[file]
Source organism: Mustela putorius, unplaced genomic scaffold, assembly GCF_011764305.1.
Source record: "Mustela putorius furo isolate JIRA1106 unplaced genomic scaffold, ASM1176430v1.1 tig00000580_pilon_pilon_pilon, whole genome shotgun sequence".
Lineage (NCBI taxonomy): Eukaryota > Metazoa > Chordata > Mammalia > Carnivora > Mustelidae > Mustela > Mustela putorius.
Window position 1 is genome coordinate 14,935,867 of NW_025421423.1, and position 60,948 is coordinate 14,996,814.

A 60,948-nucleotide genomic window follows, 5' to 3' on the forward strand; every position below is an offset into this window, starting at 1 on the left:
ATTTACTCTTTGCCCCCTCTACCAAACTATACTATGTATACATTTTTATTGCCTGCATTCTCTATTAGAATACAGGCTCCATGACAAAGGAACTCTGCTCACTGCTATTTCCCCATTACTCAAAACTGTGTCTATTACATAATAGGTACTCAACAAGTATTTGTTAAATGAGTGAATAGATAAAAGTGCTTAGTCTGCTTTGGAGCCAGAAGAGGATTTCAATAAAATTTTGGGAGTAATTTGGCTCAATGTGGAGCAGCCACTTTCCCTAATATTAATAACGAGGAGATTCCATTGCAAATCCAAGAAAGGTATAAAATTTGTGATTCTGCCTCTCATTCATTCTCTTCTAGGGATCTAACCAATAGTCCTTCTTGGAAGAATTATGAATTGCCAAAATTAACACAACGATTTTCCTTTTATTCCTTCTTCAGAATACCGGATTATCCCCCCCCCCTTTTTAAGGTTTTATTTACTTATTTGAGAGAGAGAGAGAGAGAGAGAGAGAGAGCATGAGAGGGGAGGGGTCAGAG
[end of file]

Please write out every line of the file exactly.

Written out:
Source organism: Mustela putorius, unplaced genomic scaffold, assembly GCF_011764305.1.
Source record: "Mustela putorius furo isolate JIRA1106 unplaced genomic scaffold, ASM1176430v1.1 tig00000580_pilon_pilon_pilon, whole genome shotgun sequence".
Lineage (NCBI taxonomy): Eukaryota > Metazoa > Chordata > Mammalia > Carnivora > Mustelidae > Mustela > Mustela putorius.
Window position 1 is genome coordinate 14,935,867 of NW_025421423.1, and position 60,948 is coordinate 14,996,814.

A 60,948-nucleotide genomic window follows, 5' to 3' on the forward strand; every position below is an offset into this window, starting at 1 on the left:
ATTTACTCTTTGCCCCCTCTACCAAACTATACTATGTATACATTTTTATTGCCTGCATTCTCTATTAGAATACAGGCTCCATGACAAAGGAACTCTGCTCACTGCTATTTCCCCATTACTCAAAACTGTGTCTATTACATAATAGGTACTCAACAAGTATTTGTTAAATGAGTGAATAGATAAAAGTGCTTAGTCTGCTTTGGAGCCAGAAGAGGATTTCAATAAAATTTTGGGAGTAATTTGGCTCAATGTGGAGCAGCCACTTTCCCTAATATTAATAACGAGGAGATTCCATTGCAAATCCAAGAAAGGTATAAAATTTGTGATTCTGCCTCTCATTCATTCTCTTCTAGGGATCTAACCAATAGTCCTTCTTGGAAGAATTATGAATTGCCAAAATTAACACAACGATTTTCCTTTTATTCCTTCTTCAGAATACCGGATTATCCCCCCCCCCTTTTTAAGGTTTTATTTACTTATTTGAGAGAGAGAGAGAGAGAGAGAGAGAGAGCATGAGAGGGGAGGGGTCAGAG